Exit, like entry, has helped define citizenship over the past two centuries, yet little attention has been given to the politics of emigration. How have countries impeded or facilitated people leaving? How have they perceived and regulated those who leave? What relations do they seek to maintain with their citizens abroad and why? Citizenship and Those Who Leave reverses the immigration perspective to examine how nations define themselves not just through entry but through exit as well.
This is a long post. In fact, it is too long for the average reader. Therefore, I wish to summarize the purpose and possible (but not certain conclusion) of the post in a few simple sentences.
If you were born in the United States (and became a U.S. citizen at birth) who moved to Canada and naturalized as a Canadian Citizen prior to June 3, 2004:
1. Without informing the U.S. State Department or applying for a Certificate of Loss of Nationality; and
2. You are hearing from the media and some members of the tax compliance community that you are either still a U.S. citizen and/or are somehow liable for U.S. taxes; then
You should NOT believe that you are still a U.S. citizen and/or are that you are subject to U.S. taxation without getting proper counselling.
In other words you should NOT:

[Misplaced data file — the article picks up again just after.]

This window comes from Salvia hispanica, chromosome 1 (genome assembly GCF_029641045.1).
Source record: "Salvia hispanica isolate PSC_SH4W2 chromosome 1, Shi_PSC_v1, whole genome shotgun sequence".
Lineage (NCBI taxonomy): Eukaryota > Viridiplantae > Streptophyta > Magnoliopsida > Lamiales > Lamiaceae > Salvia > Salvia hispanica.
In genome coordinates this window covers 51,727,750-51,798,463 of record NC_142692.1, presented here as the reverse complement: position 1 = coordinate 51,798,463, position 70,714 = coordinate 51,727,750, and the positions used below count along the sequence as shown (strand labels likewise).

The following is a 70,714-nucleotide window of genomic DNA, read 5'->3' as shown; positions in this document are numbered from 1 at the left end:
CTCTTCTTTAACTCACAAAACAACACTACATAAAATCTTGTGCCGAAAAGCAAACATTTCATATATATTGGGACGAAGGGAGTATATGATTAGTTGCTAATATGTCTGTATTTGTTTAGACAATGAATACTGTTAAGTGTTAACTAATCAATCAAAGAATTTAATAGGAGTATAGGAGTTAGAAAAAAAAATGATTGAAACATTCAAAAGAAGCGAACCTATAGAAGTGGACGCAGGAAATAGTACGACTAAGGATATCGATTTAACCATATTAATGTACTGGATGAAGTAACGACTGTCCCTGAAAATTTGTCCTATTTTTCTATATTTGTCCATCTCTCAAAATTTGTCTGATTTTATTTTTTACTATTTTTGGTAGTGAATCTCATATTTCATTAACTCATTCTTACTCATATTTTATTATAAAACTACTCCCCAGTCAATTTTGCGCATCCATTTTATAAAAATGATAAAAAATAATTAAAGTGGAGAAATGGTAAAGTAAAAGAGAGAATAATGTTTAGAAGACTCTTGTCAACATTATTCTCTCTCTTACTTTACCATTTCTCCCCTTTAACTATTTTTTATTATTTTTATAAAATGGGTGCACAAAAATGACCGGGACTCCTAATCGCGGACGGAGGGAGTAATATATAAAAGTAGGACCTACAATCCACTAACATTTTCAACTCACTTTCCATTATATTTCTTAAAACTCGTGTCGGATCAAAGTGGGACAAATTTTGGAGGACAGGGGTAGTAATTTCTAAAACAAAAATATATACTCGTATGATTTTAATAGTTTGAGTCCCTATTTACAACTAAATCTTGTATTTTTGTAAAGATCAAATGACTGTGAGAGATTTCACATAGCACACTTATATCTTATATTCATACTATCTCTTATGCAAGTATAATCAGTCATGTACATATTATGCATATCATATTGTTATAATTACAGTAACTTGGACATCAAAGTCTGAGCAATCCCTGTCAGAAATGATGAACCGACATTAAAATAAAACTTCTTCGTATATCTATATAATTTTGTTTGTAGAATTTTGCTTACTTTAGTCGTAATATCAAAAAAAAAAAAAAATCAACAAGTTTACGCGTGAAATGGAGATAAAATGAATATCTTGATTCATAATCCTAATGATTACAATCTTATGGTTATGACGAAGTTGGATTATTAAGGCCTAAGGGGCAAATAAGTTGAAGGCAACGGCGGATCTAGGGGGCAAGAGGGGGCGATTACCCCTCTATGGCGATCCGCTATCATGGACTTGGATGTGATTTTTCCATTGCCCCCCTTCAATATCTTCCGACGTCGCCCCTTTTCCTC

– apply for a Certificate of Loss of Nationality
– file U.S. tax returns
– renounce U.S. citizenship
without a thorough investigation of your situation. You may or may not be a U.S. citizen who is subject to U.S. taxation.
Extreme caution is warranted. Every case is fact specific.
Please note that this post is NOT legal advice of any kind whatsoever. You meed to discuss your specific circumstances with a competent adviser of your choice.
To understand why, read on …
The “Plain Language” of the S. 877A Rules – To Whom does S. 877A apply? What is the “Relinquishment Date?
Many Americans abroad are confused by the difference between “relinquishment” and “renunciation”. I recently wrote a post explaining that:
1. Renunciation is one form of “relinquishment”; and
2. The issue is the “relinquishment date” and not the form of “relinquishment”.
This post will explain exactly why the date of relinquishment matters.
To put it simply:
Those with a “Relinquishment Date” after June 16, 2008 may be subject to the confiscatory provisions of the S. 877A Exit Tax.
This post will make the argument that the “plain language” of the combined effects of S. 7701(a)(50) and S. 877A(g)(4) compel the conclusion that those with a “Relinquishment Date” prior to June 3, 2004 are NOT subject to the S. 877A Exit Tax.
My analysis follows.
Part 1 – The Obama 2015 Budget Proposal – Change you can believe in?
This was the subject of significant discussion at the Isaac Brock Society. It was also the subject of an insightful blog post by U.S. Tax Lawyer Virginia La Torre Jeker.
It is possible that (at long last) the U.S. government is beginning to recognize that there is a difference between “technical citizenship” and a voluntary U.S. connection indicative of “substantive citizenship” that might (but is not required to) justify taxation of U.S. citizens abroad in the 21st century.
The relevant provision (page 282) includes:
With commentary on the FATCA blogs: